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M77 & M74
Kyle Loske & William Snoeyink

Galaxy M77 Galaxy M74
M77 - Kyle Loske M74- William Snoeyink

These two objects, M77 and M74, are galaxies. Galaxies are composed of massive numbers of stars that orbit a galactic center. This center is believed to often contain a supermassive black hole. A galaxy is held together by the immense gravity of this central body and orbits it over extended periods. Galaxies are effected in different ways by the tides of their centers gravity, causing differing shapes to emerge. These shapes are catagorized into Spiral, Elliptical, and Irregular Galaxies.

M77 is a barred Spiral Galaxy about 45 million light-years away. The galaxy was discovered by Pierre Mechain, French scientist, in 1780, and was originally believed to be a nebula. It was later reclassified by Charles Messier to be a star cluster, but has since been identified as a galaxy. It is one of the most well documented galaxies. It is the brightest, with a magnitude of 9.6, and closest of the known Seyfert galaxies. The galaxy has an active glactic nucleus that is relatively small for its class of galaxy. The arms are barred and striking in their vividness, and play home to a speckling of active star forming reigions.

M74 was discovered in the constellation of Pices in September of 1780 by Pierre Méchain. Mechain reported this find to his friend Charles Messier, who catalogued it several weeks later. M74 is an example of a Grand Design Spiral Galaxy, spiral galaxies whose spiral arms are well-defined in shape. These well-defined spirals indicate that star formation is ongoing in the galaxy. It is a little smaller than the our own galaxy, the Milky Way, and contains about 100 billion stars. The galaxy’s surface brightness is low, making the galaxy harder to observe. It appears to be about 30 or 40 million light-years away.

M74 and M77 are similar in that they are both Spiral Galaxies. The two galaxies are similar in color, with a yellow center and blue spiral arms. Red pockets can be found in the spiral arms of both galaxies, indicating places where star formation is ongoing. Both galaxies were discovered within a month of each other by the same astronomer.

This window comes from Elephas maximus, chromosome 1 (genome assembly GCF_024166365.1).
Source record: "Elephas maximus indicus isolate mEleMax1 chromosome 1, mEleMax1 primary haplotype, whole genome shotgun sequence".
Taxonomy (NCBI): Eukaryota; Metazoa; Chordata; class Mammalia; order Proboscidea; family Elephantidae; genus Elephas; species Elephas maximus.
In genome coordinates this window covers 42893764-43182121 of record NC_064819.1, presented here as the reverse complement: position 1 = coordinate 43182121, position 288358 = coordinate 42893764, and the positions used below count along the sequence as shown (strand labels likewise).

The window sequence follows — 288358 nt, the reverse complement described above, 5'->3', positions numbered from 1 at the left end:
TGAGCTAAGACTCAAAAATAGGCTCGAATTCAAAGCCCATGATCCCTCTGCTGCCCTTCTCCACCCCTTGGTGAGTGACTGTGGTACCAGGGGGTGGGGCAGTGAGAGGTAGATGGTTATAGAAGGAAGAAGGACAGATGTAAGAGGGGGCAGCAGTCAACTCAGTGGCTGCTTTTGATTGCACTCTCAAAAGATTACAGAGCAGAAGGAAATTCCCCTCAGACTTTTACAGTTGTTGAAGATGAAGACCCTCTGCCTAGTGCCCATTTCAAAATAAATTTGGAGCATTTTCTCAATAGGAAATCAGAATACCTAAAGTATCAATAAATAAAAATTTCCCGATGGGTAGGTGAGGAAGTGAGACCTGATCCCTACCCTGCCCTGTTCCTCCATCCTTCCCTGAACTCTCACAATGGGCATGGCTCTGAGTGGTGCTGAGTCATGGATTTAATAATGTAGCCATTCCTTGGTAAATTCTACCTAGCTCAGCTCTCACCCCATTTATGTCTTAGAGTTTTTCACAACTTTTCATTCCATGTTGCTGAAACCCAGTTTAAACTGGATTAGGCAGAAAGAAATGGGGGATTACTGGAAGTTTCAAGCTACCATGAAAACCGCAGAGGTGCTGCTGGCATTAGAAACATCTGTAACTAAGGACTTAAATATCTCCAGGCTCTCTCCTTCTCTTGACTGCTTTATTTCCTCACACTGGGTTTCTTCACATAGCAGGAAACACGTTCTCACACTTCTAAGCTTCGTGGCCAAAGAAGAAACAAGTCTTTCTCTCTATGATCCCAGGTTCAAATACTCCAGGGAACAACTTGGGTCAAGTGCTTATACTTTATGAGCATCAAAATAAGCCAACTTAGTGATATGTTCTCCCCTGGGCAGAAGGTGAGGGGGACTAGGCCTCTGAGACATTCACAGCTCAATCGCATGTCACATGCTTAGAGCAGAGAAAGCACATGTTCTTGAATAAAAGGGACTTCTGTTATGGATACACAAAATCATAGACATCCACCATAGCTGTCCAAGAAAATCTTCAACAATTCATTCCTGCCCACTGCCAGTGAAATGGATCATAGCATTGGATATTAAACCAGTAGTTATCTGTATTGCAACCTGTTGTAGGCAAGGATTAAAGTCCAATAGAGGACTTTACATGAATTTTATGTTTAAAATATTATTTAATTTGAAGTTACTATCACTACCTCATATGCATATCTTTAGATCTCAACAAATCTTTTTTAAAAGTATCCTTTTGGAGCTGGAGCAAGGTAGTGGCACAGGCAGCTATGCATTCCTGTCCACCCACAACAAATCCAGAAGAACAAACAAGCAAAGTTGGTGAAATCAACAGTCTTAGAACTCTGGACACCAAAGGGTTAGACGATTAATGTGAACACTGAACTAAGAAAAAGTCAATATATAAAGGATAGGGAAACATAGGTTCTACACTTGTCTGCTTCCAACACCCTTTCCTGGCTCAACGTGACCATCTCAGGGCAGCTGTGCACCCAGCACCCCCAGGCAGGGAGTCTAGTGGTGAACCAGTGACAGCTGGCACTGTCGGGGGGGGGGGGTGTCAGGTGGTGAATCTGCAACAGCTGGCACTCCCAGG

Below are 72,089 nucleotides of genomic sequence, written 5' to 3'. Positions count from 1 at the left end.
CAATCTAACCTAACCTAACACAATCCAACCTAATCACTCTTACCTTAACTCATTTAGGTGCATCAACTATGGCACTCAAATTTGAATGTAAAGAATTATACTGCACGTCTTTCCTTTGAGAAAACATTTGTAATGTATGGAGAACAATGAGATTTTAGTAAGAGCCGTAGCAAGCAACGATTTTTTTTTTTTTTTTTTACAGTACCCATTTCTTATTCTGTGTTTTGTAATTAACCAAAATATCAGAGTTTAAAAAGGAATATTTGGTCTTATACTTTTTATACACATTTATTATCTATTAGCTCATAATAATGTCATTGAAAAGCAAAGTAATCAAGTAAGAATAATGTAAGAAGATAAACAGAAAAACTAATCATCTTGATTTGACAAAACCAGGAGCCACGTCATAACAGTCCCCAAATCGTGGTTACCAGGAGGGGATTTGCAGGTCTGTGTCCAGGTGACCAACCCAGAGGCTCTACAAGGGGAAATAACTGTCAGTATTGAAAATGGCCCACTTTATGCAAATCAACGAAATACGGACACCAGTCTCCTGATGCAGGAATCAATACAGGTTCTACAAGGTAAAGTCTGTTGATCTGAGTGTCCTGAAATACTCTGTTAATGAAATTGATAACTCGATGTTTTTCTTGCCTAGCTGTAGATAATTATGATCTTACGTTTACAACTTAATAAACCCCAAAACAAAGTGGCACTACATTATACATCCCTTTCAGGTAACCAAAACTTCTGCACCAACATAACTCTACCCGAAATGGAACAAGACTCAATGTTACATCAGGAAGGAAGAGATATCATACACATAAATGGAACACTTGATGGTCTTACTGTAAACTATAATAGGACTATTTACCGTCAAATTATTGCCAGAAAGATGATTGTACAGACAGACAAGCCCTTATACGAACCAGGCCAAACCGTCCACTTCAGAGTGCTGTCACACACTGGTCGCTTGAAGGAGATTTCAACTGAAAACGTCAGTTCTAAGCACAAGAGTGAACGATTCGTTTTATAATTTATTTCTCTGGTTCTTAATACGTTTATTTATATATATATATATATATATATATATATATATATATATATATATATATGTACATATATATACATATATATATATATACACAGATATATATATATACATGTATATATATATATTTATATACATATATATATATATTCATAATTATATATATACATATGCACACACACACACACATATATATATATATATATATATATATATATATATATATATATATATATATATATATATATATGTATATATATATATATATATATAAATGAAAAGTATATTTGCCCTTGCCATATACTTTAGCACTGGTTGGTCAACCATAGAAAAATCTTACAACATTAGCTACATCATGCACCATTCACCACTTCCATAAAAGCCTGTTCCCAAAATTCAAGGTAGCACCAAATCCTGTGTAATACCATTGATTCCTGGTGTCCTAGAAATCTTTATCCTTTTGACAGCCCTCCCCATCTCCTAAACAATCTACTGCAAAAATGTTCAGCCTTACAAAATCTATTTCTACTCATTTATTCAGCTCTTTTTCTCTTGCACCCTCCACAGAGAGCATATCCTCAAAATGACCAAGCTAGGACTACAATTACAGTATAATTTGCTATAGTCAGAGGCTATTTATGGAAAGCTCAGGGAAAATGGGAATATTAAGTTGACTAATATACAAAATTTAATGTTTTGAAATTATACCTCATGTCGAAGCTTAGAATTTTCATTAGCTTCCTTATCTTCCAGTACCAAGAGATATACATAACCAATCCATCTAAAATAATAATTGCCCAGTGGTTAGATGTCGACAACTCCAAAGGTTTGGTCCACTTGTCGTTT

The object M74 is a grand design spiral galaxy. It lacks a bar, meaning it has no central bar in its construction, and follows a circular pattern. It does not have an active galactic center and is much smaller than M77. Unlike M74, M77 is an active galaxy of the Seyfert class. It has a bar in its arms and exhibits quasar like activity from its central bulge.

References:

Fromert, Hautman, and Christine Kronberg. "Messier Object 74." Students for the Exploration and Development of Space. <http://messier.seds.org/m/m074.html>.

"Grand Design Spiral." Cosmos Encyclopedia of Astronomy. Swinburne University of Technology <http://astronomy.swin.edu.au/cosmos/g/grand+design+spirala>.

Guttridge, Nicky. "Hubble Observes the Hidden Depths of Messier 77." Hubble Space Telescope. <https://www.spacetelescope.org/news/heic1305/>

"Spiral Galaxy." NASA, 16 Dec. 2011.

Wikipedia. Mesier 77.

Object M77 M74
Right Ascension (J2000) 02:42:41 01:36:42
Declination (J2000) -00:00:46 +15:47:00
Filters used B (Blue), R (Red), V (Green) B (Blue), C (Clear), R (Red), V (Green)
Exposure time per filter B (100 x 4), V (250s), and R (250s) B, V, and R (300s); C (60s x 5)
Image dimension 362x206 pixels; 470x268 arcminutes 576x482 pixels; 749x627 arcminutes
Date/time observed October 15, 2015 October 15, 2015

 

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